Patrick C. Alguire, MD, FACP
Director, Education and Career Development
Restrictive covenants, or non-compete clauses, are commonly found in contracts and are legal in most states. Restrictive covenants are meant to protect the practice that hires you from financial loss. The covenant seeks to prevent loss of patients from the practice if you should leave the practice but remain in the area. Nevertheless, restrictive covenants should be avoided, if possible, since they can produce considerable hardship, including financial loss. You should read this section carefully if a restrictive covenant is part of your contract.
Despite being common, states vary in their interpretation and enforcement of non-compete clauses. Because of this, it is strongly recommended that the lawyer you retain to review your contract be located in the state in which you will practice. This will increase the likelihood that the advice you receive is sound and based upon local information. You should avoid going to court to prevent the enforcement of a restrictive covenant. Such action is costly in terms of time and money, and the outcome is not easily predicted. Some courts may uphold the covenant and forbid you from practicing in the area, while others may allow you to practice but only after compensating the practice for loss of patients. Occasionally, a judge may rule against enforcing the covenant, particularly if the welfare of the community is affected. This is most likely to occur in situations where there is a physician shortage and restricting your ability to practice would harm the community. However, never count on a favorable ruling. Its best to deal with the covenant up front and attempt to limit its impact in the event of leaving the practice.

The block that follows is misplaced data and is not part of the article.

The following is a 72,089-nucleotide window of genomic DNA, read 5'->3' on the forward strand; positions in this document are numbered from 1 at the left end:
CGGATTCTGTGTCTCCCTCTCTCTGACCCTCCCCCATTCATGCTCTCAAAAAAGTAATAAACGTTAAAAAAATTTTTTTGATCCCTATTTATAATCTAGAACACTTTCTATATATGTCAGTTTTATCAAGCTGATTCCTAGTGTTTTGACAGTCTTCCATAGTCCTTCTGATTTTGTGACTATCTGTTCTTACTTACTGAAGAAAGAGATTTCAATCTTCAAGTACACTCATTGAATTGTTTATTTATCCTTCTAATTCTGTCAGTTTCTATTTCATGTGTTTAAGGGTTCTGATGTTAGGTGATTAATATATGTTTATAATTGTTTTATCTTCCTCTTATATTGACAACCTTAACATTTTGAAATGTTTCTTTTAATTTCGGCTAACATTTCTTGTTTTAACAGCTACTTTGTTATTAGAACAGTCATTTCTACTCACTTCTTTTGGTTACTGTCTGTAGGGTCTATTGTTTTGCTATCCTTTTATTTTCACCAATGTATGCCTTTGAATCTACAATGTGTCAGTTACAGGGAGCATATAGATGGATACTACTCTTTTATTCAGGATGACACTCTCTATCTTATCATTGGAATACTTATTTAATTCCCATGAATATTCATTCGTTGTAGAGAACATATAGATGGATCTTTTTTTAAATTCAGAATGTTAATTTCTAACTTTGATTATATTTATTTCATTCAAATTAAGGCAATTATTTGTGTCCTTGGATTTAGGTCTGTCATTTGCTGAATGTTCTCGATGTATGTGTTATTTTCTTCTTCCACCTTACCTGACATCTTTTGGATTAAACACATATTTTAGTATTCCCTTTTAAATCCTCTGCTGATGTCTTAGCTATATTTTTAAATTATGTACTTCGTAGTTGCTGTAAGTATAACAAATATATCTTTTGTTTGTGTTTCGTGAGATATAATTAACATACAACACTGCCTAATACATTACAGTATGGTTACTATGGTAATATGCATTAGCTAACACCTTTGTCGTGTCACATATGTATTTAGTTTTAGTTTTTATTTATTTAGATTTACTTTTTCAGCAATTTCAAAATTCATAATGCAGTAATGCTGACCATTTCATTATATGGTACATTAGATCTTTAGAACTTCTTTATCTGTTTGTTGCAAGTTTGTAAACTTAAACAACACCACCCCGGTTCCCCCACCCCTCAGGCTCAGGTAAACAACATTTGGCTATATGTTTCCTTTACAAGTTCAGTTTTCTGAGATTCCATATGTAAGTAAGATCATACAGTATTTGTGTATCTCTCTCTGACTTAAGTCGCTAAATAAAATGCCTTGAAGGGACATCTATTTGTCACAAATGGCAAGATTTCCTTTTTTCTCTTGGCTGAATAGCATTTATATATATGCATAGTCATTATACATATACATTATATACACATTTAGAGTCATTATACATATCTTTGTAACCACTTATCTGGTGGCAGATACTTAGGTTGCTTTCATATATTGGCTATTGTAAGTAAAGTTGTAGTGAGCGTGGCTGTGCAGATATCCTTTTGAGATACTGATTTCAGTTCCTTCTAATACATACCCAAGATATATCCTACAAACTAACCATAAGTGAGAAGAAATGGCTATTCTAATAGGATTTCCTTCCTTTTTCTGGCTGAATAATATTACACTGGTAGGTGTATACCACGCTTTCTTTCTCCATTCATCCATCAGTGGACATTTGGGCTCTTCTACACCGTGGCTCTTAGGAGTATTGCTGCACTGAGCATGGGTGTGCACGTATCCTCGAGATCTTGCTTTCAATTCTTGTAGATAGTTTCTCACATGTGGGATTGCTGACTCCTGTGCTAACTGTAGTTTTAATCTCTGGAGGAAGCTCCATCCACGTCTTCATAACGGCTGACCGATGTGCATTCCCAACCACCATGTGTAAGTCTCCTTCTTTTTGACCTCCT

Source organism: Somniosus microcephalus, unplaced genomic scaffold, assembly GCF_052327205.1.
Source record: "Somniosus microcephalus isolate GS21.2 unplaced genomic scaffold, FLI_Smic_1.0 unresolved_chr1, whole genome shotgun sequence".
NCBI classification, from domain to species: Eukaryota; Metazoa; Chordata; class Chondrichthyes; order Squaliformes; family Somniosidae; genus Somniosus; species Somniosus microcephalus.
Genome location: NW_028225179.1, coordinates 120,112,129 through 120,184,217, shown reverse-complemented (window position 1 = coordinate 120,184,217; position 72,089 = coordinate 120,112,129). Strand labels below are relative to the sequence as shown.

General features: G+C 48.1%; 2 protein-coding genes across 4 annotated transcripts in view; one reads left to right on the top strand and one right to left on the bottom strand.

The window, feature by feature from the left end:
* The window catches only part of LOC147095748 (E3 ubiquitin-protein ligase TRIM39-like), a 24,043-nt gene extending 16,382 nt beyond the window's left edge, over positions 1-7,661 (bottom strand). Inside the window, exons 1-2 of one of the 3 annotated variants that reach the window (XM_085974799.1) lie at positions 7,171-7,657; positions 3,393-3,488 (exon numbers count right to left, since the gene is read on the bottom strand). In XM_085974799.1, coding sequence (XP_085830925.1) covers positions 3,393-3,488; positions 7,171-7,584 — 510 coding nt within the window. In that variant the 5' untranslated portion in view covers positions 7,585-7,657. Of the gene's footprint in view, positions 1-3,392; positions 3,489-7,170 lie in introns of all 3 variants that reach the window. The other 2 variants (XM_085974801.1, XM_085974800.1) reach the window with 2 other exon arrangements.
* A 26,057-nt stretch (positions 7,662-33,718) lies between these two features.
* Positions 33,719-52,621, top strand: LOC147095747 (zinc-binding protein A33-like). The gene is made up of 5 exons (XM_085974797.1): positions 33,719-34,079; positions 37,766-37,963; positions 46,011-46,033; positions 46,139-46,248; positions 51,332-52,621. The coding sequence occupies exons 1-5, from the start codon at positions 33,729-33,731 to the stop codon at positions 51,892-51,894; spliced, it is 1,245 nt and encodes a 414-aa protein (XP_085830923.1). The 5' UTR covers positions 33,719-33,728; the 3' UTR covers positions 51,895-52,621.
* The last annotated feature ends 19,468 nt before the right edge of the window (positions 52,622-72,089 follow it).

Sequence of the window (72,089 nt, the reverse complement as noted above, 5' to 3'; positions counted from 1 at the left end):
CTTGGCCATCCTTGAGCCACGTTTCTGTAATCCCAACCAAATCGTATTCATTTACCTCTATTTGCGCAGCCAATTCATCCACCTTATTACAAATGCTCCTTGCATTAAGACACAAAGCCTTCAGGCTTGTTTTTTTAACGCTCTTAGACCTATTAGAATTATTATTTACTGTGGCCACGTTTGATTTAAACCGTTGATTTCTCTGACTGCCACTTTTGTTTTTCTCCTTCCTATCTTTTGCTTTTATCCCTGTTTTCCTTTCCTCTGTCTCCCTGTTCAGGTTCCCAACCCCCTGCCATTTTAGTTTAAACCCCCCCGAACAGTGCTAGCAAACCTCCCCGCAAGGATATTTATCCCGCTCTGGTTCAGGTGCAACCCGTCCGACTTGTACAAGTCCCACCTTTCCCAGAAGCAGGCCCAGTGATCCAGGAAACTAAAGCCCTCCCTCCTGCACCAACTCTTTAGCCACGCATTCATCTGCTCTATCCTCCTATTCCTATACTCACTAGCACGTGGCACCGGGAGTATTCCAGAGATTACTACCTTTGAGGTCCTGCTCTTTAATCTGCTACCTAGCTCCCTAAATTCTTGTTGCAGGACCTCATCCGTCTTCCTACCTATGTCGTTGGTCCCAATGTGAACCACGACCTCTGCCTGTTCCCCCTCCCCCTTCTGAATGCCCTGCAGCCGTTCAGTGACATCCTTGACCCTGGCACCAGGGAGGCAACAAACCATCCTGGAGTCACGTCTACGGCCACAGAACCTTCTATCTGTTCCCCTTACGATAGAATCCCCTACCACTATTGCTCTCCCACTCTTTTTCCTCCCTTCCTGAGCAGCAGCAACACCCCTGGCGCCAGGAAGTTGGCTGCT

It is not unusual for a potential employer to state, "We have a restrictive covenant in the contract, but we never enforce it." The best advice is don't believe it. If it's not important, it wouldn't be in the contract.
Several aspects of the covenant should be studied. First is the duration and restricted area of the covenant. One or two years is common, and in fact, some states forbid covenants longer than two years. If the agreement is longer than two years, you may wish to negotiate a restriction that is less than that. Some covenants restrict your ability to practice in an unrealistically large geographic area resulting in significant hardship if enforced. Determine what is reasonable and fair for both parties and attempt to reach agreement using these principles.
Determine what the relationship is between the covenant and the reason for leaving the practice. A covenant may be unfair, for example, if you are terminated from the practice as compared to voluntarily leaving the practice. You may wish to include language in the contract that links the covenant with the reason for leaving the practice.
Finally, if you cannot avoid the restrictive covenant, you may wish to reduce its effect by negotiating a "grace period." Under this agreement, the restrictive covenant does not go into effect until you have been in the practice for six months. This allows you to leave the practice and remain in the area without penalty during the "grace period." At the same time, the "grace period" provides reasonable protection to the practice because it is unlikely that you will have accumulated enough patients during this period to make you a threat to the practice.
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